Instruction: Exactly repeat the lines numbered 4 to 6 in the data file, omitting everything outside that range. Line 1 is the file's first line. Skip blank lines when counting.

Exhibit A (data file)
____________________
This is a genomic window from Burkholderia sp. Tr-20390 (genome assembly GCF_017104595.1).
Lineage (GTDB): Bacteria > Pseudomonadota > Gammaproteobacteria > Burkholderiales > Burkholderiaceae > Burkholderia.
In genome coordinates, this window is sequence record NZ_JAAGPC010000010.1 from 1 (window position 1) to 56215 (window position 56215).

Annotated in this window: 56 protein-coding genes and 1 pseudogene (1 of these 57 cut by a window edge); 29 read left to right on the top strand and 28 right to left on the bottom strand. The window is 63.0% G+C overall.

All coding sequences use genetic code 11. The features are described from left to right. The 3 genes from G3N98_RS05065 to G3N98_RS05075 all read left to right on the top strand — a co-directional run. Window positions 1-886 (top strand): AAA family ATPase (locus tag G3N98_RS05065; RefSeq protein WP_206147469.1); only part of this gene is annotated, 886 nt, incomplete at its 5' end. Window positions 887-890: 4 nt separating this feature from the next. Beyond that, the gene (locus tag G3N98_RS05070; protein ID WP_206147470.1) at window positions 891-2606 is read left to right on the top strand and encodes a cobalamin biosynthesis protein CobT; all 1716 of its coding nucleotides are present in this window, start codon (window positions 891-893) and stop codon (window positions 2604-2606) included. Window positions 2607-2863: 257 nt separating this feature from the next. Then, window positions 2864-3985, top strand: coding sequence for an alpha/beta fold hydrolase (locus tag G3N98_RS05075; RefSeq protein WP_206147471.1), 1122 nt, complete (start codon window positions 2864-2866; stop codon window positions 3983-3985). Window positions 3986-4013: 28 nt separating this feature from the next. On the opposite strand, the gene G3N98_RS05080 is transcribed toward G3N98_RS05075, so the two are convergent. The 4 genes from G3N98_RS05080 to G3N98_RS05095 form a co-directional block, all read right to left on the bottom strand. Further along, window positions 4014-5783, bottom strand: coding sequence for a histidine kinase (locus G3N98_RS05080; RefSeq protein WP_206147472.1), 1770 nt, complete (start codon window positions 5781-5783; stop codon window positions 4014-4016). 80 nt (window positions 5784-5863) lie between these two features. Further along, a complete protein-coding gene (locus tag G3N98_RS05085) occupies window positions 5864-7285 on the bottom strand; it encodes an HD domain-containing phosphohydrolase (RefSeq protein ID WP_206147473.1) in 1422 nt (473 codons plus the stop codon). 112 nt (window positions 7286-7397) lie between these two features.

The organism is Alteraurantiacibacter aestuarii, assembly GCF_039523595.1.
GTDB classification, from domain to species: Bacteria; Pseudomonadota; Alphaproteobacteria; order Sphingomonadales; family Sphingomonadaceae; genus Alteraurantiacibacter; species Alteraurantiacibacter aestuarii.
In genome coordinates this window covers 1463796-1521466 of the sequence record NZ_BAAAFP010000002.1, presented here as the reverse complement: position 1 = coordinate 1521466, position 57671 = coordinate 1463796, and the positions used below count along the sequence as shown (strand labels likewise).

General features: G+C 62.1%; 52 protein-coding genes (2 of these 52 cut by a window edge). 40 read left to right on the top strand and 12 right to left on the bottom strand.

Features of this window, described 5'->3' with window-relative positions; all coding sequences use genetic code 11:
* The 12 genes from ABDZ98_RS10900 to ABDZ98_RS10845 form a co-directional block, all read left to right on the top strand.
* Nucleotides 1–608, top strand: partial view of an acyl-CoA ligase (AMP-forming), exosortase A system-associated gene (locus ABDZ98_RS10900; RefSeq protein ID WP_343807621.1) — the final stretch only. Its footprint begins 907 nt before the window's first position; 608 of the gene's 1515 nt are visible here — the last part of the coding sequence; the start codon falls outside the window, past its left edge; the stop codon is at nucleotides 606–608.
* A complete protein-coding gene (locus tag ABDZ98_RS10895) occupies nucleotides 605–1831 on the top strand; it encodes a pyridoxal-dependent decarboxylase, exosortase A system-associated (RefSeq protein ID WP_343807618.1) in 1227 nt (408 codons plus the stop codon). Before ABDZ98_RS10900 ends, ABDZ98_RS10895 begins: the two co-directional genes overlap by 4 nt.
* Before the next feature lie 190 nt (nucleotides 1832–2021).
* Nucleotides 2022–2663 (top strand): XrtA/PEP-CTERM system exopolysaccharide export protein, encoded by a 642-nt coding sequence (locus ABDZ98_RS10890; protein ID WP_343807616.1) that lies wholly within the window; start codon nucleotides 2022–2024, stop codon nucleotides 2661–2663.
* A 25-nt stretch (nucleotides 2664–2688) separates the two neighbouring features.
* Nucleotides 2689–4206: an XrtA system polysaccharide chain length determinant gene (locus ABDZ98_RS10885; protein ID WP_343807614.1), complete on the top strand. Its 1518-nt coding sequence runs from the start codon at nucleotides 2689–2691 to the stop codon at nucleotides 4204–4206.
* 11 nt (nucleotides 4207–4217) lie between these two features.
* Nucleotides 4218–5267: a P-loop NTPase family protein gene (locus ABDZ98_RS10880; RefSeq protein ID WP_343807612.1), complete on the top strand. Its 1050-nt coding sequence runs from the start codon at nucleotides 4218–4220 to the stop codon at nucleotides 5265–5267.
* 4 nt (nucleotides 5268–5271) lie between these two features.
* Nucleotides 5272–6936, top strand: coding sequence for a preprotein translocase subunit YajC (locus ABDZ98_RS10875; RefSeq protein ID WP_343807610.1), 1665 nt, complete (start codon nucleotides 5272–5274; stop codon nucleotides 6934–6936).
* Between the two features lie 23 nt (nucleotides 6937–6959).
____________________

Annotated in this window: 56 protein-coding genes and 1 pseudogene (1 of these 57 cut by a window edge); 29 read left to right on the top strand and 28 right to left on the bottom strand. The window is 63.0% G+C overall.

All coding sequences use genetic code 11. The features are described from left to right. The 3 genes from G3N98_RS05065 to G3N98_RS05075 all read left to right on the top strand — a co-directional run. Window positions 1-886 (top strand): AAA family ATPase (locus tag G3N98_RS05065; RefSeq protein WP_206147469.1); only part of this gene is annotated, 886 nt, incomplete at its 5' end. Window positions 887-890: 4 nt separating this feature from the next. Beyond that, the gene (locus tag G3N98_RS05070; protein ID WP_206147470.1) at window positions 891-2606 is read left to right on the top strand and encodes a cobalamin biosynthesis protein CobT; all 1716 of its coding nucleotides are present in this window, start codon (window positions 891-893) and stop codon (window positions 2604-2606) included. Window positions 2607-2863: 257 nt separating this feature from the next. Then, window positions 2864-3985, top strand: coding sequence for an alpha/beta fold hydrolase (locus tag G3N98_RS05075; RefSeq protein WP_206147471.1), 1122 nt, complete (start codon window positions 2864-2866; stop codon window positions 3983-3985). Window positions 3986-4013: 28 nt separating this feature from the next. On the opposite strand, the gene G3N98_RS05080 is transcribed toward G3N98_RS05075, so the two are convergent. The 4 genes from G3N98_RS05080 to G3N98_RS05095 form a co-directional block, all read right to left on the bottom strand. Further along, window positions 4014-5783, bottom strand: coding sequence for a histidine kinase (locus G3N98_RS05080; RefSeq protein WP_206147472.1), 1770 nt, complete (start codon window positions 5781-5783; stop codon window positions 4014-4016). 80 nt (window positions 5784-5863) lie between these two features. Further along, a complete protein-coding gene (locus tag G3N98_RS05085) occupies window positions 5864-7285 on the bottom strand; it encodes an HD domain-containing phosphohydrolase (RefSeq protein ID WP_206147473.1) in 1422 nt (473 codons plus the stop codon). 112 nt (window positions 7286-7397) lie between these two features.

The organism is Alteraurantiacibacter aestuarii, assembly GCF_039523595.1.